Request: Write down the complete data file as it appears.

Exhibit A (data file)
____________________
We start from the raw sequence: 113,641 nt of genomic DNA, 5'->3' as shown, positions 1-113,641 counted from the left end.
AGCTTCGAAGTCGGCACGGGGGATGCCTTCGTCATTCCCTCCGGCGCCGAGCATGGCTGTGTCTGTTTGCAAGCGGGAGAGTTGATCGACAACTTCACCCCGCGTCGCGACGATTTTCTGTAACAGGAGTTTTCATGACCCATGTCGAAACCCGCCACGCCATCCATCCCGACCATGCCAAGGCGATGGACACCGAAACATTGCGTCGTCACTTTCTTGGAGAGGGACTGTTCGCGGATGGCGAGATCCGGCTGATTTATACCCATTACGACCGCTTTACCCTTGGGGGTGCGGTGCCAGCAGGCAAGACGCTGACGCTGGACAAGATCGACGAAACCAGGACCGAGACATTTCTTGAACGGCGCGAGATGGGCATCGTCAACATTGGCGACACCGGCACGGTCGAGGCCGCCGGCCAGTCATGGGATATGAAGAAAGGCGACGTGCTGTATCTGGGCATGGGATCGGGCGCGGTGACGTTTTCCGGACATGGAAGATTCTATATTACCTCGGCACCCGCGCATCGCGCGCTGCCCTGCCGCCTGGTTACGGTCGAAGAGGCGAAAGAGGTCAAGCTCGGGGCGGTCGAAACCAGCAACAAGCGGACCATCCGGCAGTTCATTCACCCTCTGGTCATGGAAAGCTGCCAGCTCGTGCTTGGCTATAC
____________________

We start from the raw sequence: 113,641 nt of genomic DNA, 5'->3' as shown, positions 1-113,641 counted from the left end.
AGCTTCGAAGTCGGCACGGGGGATGCCTTCGTCATTCCCTCCGGCGCCGAGCATGGCTGTGTCTGTTTGCAAGCGGGAGAGTTGATCGACAACTTCACCCCGCGTCGCGACGATTTTCTGTAACAGGAGTTTTCATGACCCATGTCGAAACCCGCCACGCCATCCATCCCGACCATGCCAAGGCGATGGACACCGAAACATTGCGTCGTCACTTTCTTGGAGAGGGACTGTTCGCGGATGGCGAGATCCGGCTGATTTATACCCATTACGACCGCTTTACCCTTGGGGGTGCGGTGCCAGCAGGCAAGACGCTGACGCTGGACAAGATCGACGAAACCAGGACCGAGACATTTCTTGAACGGCGCGAGATGGGCATCGTCAACATTGGCGACACCGGCACGGTCGAGGCCGCCGGCCAGTCATGGGATATGAAGAAAGGCGACGTGCTGTATCTGGGCATGGGATCGGGCGCGGTGACGTTTTCCGGACATGGAAGATTCTATATTACCTCGGCACCCGCGCATCGCGCGCTGCCCTGCCGCCTGGTTACGGTCGAAGAGGCGAAAGAGGTCAAGCTCGGGGCGGTCGAAACCAGCAACAAGCGGACCATCCGGCAGTTCATTCACCCTCTGGTCATGGAAAGCTGCCAGCTCGTGCTTGGCTATAC